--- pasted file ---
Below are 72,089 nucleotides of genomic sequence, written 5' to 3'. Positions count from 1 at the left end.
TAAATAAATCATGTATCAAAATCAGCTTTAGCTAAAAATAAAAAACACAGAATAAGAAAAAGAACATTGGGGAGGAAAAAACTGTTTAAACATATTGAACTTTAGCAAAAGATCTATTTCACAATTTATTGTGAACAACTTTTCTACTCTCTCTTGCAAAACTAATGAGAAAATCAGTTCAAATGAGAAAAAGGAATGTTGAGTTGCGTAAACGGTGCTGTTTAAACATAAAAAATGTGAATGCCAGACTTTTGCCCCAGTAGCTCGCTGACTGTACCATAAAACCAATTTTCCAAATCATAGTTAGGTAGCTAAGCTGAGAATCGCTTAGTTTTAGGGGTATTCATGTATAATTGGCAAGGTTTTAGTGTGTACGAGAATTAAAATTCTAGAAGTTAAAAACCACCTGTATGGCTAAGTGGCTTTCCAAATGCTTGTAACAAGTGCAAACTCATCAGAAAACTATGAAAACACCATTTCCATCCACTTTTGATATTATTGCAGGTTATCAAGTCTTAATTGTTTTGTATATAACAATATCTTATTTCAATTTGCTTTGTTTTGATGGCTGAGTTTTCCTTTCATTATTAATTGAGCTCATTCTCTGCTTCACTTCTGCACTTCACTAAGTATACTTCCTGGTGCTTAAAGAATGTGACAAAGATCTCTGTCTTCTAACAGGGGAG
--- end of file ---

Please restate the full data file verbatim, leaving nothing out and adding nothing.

Below are 72,089 nucleotides of genomic sequence, written 5' to 3'. Positions count from 1 at the left end.
TAAATAAATCATGTATCAAAATCAGCTTTAGCTAAAAATAAAAAACACAGAATAAGAAAAAGAACATTGGGGAGGAAAAAACTGTTTAAACATATTGAACTTTAGCAAAAGATCTATTTCACAATTTATTGTGAACAACTTTTCTACTCTCTCTTGCAAAACTAATGAGAAAATCAGTTCAAATGAGAAAAAGGAATGTTGAGTTGCGTAAACGGTGCTGTTTAAACATAAAAAATGTGAATGCCAGACTTTTGCCCCAGTAGCTCGCTGACTGTACCATAAAACCAATTTTCCAAATCATAGTTAGGTAGCTAAGCTGAGAATCGCTTAGTTTTAGGGGTATTCATGTATAATTGGCAAGGTTTTAGTGTGTACGAGAATTAAAATTCTAGAAGTTAAAAACCACCTGTATGGCTAAGTGGCTTTCCAAATGCTTGTAACAAGTGCAAACTCATCAGAAAACTATGAAAACACCATTTCCATCCACTTTTGATATTATTGCAGGTTATCAAGTCTTAATTGTTTTGTATATAACAATATCTTATTTCAATTTGCTTTGTTTTGATGGCTGAGTTTTCCTTTCATTATTAATTGAGCTCATTCTCTGCTTCACTTCTGCACTTCACTAAGTATACTTCCTGGTGCTTAAAGAATGTGACAAAGATCTCTGTCTTCTAACAGGGGAG